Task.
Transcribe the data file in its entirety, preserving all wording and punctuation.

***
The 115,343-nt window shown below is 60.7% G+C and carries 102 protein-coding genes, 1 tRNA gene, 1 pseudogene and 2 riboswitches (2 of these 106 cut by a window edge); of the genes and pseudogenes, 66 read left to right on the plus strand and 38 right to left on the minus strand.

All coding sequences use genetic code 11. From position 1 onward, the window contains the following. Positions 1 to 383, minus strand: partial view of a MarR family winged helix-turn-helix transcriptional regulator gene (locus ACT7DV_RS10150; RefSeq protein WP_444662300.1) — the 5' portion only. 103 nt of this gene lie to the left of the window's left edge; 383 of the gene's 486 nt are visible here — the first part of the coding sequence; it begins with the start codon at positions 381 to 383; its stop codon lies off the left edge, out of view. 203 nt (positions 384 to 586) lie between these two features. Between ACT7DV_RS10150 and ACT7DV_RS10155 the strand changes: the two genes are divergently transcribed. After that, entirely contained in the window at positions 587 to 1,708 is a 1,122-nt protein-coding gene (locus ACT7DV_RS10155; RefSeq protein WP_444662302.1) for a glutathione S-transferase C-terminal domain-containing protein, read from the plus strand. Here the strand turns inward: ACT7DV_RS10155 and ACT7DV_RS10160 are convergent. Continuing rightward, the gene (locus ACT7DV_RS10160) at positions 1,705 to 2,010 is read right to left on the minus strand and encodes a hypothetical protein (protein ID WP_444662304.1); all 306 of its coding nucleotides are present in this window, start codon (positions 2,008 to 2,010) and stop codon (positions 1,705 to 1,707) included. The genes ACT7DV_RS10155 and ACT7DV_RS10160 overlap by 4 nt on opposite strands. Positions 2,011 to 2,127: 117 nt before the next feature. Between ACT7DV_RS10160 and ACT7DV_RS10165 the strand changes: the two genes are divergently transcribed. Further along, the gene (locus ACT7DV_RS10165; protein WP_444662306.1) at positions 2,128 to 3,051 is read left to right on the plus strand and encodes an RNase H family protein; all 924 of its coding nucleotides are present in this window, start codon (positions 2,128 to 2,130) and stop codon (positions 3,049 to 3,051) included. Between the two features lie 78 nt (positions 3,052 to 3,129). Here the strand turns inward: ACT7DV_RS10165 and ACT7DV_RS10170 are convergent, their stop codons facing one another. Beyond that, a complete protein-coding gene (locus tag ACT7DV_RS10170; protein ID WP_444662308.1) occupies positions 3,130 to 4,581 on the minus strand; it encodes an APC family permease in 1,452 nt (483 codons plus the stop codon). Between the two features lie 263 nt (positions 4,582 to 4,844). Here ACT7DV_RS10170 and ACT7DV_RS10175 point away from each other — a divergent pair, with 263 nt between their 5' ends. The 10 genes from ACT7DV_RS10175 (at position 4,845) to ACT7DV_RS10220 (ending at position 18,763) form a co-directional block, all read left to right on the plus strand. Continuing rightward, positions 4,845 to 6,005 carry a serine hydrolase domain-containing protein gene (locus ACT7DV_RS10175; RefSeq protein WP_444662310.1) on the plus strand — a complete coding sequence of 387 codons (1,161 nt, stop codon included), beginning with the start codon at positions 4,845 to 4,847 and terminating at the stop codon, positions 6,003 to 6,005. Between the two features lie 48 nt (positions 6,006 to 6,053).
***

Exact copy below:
The 115,343-nt window shown below is 60.7% G+C and carries 102 protein-coding genes, 1 tRNA gene, 1 pseudogene and 2 riboswitches (2 of these 106 cut by a window edge); of the genes and pseudogenes, 66 read left to right on the plus strand and 38 right to left on the minus strand.

All coding sequences use genetic code 11. From position 1 onward, the window contains the following. Positions 1 to 383, minus strand: partial view of a MarR family winged helix-turn-helix transcriptional regulator gene (locus ACT7DV_RS10150; RefSeq protein WP_444662300.1) — the 5' portion only. 103 nt of this gene lie to the left of the window's left edge; 383 of the gene's 486 nt are visible here — the first part of the coding sequence; it begins with the start codon at positions 381 to 383; its stop codon lies off the left edge, out of view. 203 nt (positions 384 to 586) lie between these two features. Between ACT7DV_RS10150 and ACT7DV_RS10155 the strand changes: the two genes are divergently transcribed. After that, entirely contained in the window at positions 587 to 1,708 is a 1,122-nt protein-coding gene (locus ACT7DV_RS10155; RefSeq protein WP_444662302.1) for a glutathione S-transferase C-terminal domain-containing protein, read from the plus strand. Here the strand turns inward: ACT7DV_RS10155 and ACT7DV_RS10160 are convergent. Continuing rightward, the gene (locus ACT7DV_RS10160) at positions 1,705 to 2,010 is read right to left on the minus strand and encodes a hypothetical protein (protein ID WP_444662304.1); all 306 of its coding nucleotides are present in this window, start codon (positions 2,008 to 2,010) and stop codon (positions 1,705 to 1,707) included. The genes ACT7DV_RS10155 and ACT7DV_RS10160 overlap by 4 nt on opposite strands. Positions 2,011 to 2,127: 117 nt before the next feature. Between ACT7DV_RS10160 and ACT7DV_RS10165 the strand changes: the two genes are divergently transcribed. Further along, the gene (locus ACT7DV_RS10165; protein WP_444662306.1) at positions 2,128 to 3,051 is read left to right on the plus strand and encodes an RNase H family protein; all 924 of its coding nucleotides are present in this window, start codon (positions 2,128 to 2,130) and stop codon (positions 3,049 to 3,051) included. Between the two features lie 78 nt (positions 3,052 to 3,129). Here the strand turns inward: ACT7DV_RS10165 and ACT7DV_RS10170 are convergent, their stop codons facing one another. Beyond that, a complete protein-coding gene (locus tag ACT7DV_RS10170; protein ID WP_444662308.1) occupies positions 3,130 to 4,581 on the minus strand; it encodes an APC family permease in 1,452 nt (483 codons plus the stop codon). Between the two features lie 263 nt (positions 4,582 to 4,844). Here ACT7DV_RS10170 and ACT7DV_RS10175 point away from each other — a divergent pair, with 263 nt between their 5' ends. The 10 genes from ACT7DV_RS10175 (at position 4,845) to ACT7DV_RS10220 (ending at position 18,763) form a co-directional block, all read left to right on the plus strand. Continuing rightward, positions 4,845 to 6,005 carry a serine hydrolase domain-containing protein gene (locus ACT7DV_RS10175; RefSeq protein WP_444662310.1) on the plus strand — a complete coding sequence of 387 codons (1,161 nt, stop codon included), beginning with the start codon at positions 4,845 to 4,847 and terminating at the stop codon, positions 6,003 to 6,005. Between the two features lie 48 nt (positions 6,006 to 6,053).